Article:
If You Think You Can Do Better, Then Go Do It

“I can do better than this.”

Surely you’ve heard people utter this phrase before. Here are a couple of common examples:

“I can do better than this relationship.”

“I can do better than this job.”

Sound familiar? Here’s my proposal for anyone who uses the phrase “I can do better than X” when referring to a situation they’re thinking about leaving:

You can do better than that kind of talk. Much better.

Anytime you say “I can do better than X” where X equals a situation you’re currently a part of, that means one of the following things is true of you: you’re naive, you’re bluffing, or you’re selling yourself short.

Here’s a quick argument for that statement:

When you say “I can do better than X,” then either you’re right or you’re wrong.

If you’re right, then you’re selling yourself short because you’re sticking with something that not’s worthy of you.

If you’re wrong, then either you know you’re wrong or you don’t know you’re wrong.

If you know you’re wrong, then you’re bluffing because you’re boasting about options you don’t even believe you have.

If you don’t know you’re wrong, then you’re naive because you’re overestimating your options, underestimating your obstacles, and bragging about it at the same time.

Therefore, you’re naive, or you’re bluffing, or you’re selling yourself short whenever you say “I can do better than X.”

At this point, you’re probably expecting me to make some kind of critical evaluation of each option. Maybe this is the part of my post where I mock the naive people, or call out the bluffers, or offer encouragement to the ones who sell themselves short. Nope. My word of advice to all three categories is the same: If you genuinely think you can do better than X, then you should go do better than X.

The process of pursuing the possibilities that you sincerely believe are most compatible with your true value will be good for you no matter what category you belong to.

If you’re naive, it will make you wise. If you’re bluffing, it will make you be honest with yourself. If you’re selling yourself short, it will make you realize your true potential.

For the naive, reality has an astounding ability to shatter illusions, deflate delusions, and punish bad conclusions.  For the bluffers, there’s nothing that makes a person speak the truth or stop telling lies quite like being forced to put your money and your muscle where your mouth is. For the ones who sell themselves short, well that’s an easy one: if you really have untapped potential that’s being stifled by conditions that are lesser than you, then nothing will make this more obvious than your decision to bet on yourself.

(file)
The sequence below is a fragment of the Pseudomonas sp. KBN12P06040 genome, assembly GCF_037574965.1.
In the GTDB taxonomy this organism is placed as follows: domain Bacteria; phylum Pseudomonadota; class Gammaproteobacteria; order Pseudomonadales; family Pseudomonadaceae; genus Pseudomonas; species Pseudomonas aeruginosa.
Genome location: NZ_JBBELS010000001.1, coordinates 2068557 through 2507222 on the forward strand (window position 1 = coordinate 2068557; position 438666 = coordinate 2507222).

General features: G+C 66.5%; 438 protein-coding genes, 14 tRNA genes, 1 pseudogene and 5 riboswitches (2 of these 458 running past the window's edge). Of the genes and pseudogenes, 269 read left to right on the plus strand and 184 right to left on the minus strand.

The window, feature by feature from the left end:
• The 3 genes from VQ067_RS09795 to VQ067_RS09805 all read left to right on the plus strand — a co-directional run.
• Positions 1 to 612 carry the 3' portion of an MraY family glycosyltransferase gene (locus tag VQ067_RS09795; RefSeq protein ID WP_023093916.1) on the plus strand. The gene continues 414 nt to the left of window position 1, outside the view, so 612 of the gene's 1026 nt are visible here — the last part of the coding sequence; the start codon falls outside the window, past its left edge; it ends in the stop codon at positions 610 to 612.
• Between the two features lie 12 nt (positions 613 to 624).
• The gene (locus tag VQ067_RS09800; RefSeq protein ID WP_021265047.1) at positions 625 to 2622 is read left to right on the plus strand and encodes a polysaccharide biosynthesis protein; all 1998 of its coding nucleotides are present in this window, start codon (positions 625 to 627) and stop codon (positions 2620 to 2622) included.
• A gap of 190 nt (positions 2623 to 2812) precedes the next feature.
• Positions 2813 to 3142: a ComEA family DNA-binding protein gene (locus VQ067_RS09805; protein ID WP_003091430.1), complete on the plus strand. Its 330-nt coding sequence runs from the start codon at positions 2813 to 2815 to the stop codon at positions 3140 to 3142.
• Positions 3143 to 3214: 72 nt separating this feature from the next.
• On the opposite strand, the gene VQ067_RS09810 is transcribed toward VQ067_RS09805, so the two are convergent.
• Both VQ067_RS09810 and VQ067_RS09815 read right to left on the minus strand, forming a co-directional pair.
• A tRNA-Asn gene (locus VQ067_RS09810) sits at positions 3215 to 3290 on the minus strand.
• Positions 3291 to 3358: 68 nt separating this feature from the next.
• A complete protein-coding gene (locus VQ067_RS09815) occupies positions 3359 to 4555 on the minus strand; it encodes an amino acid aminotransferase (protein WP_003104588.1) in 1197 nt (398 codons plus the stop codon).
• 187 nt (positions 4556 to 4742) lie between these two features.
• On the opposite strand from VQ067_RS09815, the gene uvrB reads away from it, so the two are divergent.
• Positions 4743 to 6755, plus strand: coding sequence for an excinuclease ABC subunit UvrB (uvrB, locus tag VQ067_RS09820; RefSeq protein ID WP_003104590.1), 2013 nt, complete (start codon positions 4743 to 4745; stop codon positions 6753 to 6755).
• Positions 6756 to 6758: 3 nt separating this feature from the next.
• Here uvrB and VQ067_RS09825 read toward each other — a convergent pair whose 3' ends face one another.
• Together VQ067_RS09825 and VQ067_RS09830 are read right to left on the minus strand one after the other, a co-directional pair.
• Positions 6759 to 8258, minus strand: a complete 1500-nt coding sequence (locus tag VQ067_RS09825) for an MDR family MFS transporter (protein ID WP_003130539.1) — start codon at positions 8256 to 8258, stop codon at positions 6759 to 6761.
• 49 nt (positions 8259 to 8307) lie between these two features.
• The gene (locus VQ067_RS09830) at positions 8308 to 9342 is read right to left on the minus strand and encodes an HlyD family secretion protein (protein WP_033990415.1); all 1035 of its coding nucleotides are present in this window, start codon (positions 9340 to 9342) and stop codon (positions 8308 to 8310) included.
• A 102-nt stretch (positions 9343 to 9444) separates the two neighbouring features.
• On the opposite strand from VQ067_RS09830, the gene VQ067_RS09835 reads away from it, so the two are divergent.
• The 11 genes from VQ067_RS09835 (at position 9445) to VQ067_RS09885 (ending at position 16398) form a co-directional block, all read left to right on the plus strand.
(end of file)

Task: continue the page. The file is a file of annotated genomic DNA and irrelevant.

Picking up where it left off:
I would not only argue that it’s good for you to actively pursue your perceived best option, but I’d also contend that it’s far more hurtful to you and others when you do otherwise.

Consider the following two dangers of thinking you can do better while remaining in the same place:

  1. It makes it difficult if not impossible for you to be satisfied — When you’re in “I can do better than this” mode, you tend to evaluate through a lens of unfair comparison. The situation you’re in is easily scrutinized because you have access to a ton of data about it. The situation you fantasize about is easily idealized since your romantic perception doesn’t get challenged by the surface-level exposure you have to it. Don’t get me wrong here. Finding satisfaction doesn’t mean that you have to always believe that your current situation is the best of all conceivable worlds. However, being satisfied does require you to believe that the option you’re choosing is the one that gives you maximum fulfillment given your current knowledge, your current values, your current resources, and your current limitations. To state that less formally, you’re not going to be satisfied in any situation where you feel like you’re being ripped off, robbed of what you deserve, or restrained from doing what you really want to do. This kind of scenario not only ensures your dissatisfaction, but it also sets you up for resentment. And that brings me to the second danger..